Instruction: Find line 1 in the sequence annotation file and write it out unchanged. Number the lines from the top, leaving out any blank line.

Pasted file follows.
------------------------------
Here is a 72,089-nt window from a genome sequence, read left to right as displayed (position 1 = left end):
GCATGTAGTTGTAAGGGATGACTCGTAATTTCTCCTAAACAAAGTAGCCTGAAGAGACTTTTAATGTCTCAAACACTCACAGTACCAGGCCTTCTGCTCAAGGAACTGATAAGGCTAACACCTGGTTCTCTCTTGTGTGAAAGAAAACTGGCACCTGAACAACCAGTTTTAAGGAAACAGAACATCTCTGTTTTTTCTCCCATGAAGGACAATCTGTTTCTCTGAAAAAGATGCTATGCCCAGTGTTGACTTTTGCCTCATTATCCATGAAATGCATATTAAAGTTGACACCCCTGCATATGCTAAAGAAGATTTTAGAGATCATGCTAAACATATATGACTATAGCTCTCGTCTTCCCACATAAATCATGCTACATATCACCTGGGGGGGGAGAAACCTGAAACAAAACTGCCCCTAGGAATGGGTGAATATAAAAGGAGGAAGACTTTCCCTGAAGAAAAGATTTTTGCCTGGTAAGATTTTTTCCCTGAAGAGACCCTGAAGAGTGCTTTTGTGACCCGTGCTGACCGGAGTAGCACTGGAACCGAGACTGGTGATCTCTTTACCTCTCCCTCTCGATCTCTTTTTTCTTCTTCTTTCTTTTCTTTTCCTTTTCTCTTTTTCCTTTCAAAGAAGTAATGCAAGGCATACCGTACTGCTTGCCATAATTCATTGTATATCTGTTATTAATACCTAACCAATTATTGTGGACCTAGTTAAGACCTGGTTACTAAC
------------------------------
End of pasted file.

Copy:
Here is a 72,089-nt window from a genome sequence, read left to right as displayed (position 1 = left end):